Theories and perspectives of the types and forms of police corruption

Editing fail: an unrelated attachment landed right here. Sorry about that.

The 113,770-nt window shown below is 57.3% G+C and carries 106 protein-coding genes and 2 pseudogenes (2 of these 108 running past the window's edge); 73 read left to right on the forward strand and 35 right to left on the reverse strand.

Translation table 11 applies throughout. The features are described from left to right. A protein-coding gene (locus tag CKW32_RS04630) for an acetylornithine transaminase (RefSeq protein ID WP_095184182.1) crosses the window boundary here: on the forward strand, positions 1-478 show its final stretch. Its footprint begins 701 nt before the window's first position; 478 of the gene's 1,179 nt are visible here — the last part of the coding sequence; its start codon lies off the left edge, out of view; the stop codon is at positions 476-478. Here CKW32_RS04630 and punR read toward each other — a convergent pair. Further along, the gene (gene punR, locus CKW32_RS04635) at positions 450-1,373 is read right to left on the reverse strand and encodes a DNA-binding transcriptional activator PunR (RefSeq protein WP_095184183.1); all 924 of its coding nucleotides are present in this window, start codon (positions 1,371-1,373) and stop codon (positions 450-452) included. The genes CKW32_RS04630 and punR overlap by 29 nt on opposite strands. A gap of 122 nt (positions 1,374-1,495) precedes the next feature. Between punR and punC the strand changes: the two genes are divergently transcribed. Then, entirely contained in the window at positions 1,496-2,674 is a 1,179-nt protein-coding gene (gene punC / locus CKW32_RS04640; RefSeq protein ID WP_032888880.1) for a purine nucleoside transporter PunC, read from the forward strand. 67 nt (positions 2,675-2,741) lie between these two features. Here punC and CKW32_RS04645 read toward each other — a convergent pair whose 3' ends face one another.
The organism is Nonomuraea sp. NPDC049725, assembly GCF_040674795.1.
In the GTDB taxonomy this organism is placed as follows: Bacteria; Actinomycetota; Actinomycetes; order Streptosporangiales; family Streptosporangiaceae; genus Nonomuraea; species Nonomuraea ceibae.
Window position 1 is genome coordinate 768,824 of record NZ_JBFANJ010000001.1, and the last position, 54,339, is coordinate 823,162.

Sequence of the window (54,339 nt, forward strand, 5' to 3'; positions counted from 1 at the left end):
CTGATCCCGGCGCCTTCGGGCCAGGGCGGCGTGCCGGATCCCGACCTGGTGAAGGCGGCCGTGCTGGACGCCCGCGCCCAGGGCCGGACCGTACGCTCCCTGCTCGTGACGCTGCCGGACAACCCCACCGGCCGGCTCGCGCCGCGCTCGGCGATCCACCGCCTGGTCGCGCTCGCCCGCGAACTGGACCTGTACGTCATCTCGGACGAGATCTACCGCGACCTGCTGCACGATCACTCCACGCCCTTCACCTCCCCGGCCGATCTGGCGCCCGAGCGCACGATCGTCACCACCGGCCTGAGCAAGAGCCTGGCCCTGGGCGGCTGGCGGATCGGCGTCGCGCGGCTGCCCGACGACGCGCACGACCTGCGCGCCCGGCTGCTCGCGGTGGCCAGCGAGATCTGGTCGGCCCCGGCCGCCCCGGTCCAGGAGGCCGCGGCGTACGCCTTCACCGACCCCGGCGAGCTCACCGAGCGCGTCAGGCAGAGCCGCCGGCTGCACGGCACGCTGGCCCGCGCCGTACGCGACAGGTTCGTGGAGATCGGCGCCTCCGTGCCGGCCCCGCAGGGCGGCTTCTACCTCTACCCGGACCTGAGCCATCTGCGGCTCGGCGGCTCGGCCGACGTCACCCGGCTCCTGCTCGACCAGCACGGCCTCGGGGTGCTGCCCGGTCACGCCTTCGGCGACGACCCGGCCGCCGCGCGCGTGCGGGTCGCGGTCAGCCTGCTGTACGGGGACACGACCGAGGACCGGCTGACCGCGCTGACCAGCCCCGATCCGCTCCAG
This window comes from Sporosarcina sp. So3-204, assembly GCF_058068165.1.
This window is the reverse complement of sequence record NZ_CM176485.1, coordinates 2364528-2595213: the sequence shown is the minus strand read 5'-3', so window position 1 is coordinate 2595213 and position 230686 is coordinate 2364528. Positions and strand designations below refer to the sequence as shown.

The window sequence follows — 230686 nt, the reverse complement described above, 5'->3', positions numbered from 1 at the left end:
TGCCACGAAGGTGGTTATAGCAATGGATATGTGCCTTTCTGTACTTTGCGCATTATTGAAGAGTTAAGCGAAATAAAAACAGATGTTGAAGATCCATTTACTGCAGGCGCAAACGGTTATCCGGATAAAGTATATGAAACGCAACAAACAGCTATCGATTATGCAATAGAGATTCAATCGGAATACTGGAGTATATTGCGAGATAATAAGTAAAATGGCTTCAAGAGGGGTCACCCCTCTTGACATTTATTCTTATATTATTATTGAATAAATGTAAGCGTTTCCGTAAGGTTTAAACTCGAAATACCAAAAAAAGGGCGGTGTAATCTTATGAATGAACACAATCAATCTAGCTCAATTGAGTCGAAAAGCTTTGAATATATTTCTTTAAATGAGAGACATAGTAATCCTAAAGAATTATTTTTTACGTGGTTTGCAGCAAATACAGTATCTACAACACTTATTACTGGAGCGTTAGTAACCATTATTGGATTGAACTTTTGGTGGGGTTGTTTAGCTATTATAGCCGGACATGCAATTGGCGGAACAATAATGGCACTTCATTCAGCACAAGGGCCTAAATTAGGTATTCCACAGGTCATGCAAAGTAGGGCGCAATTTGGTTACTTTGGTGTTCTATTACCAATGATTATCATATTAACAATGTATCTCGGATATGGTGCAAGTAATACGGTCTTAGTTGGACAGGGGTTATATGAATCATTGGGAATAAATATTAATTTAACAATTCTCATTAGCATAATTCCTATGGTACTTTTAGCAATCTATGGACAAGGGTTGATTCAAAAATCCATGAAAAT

The most popular theory that explains police corruption is the rotten apple theory. This theory is relevant as it focuses on failing people, providing convenient scapegoats, and the fears of dealing with difficult situations (Ivković et al., 2019). This theory describes police as isolated beings (rotten apple) who escape detection at the time of selection and screening, and they are always seen as having fatal character and personality flaws. The idea of one spoiled apple leading to the spoilage of the whole crate is the idea that this theory tries to explain. Most police officers have the features of corruption because of what they learned from their friends who they saw performing it. Instead of police officers protecting individuals, they want to be paid so that they can offer what the government pays them to deliver (Ivković et al., 2019). Police find it very interesting as it is an easy way to acquire payment through corruption with no toiling, moiling, or even sweating. When individuals decide to report them, their seniors are also the same as their juniors, the worse than their juniors. This makes it challenging to end the issue of police corruption in the society that we live in.